I only found out about this last week, and I am shocked by the lack of hype about this amazing accomplishment. James Cameron, probably best known for directing movies such as Terminator, Titanic and Avatar has completed an amazing solo journey to Challenger Deep in Mariana Trench (http://news.nationalgeographic.com/news/2012/03/120325-james-cameron-mariana-trench-challenger-deepest-returns-science-sub/), the deepest point in the ocean at nearly 11 km below the surface. The solo journey is a feat in engineering, and human exploration of extreme conditions. The National Geographic has set up a website dedicated to the journey (http://deepseachallenge.com/), and has a extensive overview of the project.
Though the journey is certainly has an element of glory attached to it (Cameron was competing against three other groups to reach Challenger Deep by the end of 2012 (http://en.wikipedia.org/wiki/Challenger_Deep#Planned_manned_descents)), this mission was largely a scientific one. The Mariana Trench formed by the collision of Pacific Plate and the Mariana/Phillipine Sea Plate. As the Pacific plate descends into the earth, it scrapes off nutrient rich sediment. This sediment proves to be a fertile ground for life, despite the crushing pressure. Previous unmanned expeditions found large single-celled amoebas. At the depth of Challenger Deep, carbonate is highly soluble in water, so they do not expect to find creatures with skeletons or shells. However, as they say, life finds a way. I eagerly anticipate the results of Cameron’s dive. Imagine being the lucky geologist(s) who get the sediment and rock samples he collected!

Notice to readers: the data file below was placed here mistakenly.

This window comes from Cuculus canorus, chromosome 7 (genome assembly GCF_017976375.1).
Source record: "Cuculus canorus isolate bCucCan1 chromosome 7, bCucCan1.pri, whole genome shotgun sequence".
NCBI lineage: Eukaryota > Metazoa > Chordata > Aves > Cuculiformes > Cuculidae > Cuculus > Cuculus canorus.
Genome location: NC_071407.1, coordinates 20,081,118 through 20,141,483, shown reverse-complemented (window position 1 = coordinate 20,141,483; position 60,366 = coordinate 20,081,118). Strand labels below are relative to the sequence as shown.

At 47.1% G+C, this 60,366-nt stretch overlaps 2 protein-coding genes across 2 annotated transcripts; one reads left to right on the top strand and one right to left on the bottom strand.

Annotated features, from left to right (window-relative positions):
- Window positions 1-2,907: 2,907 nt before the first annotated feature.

Read more here.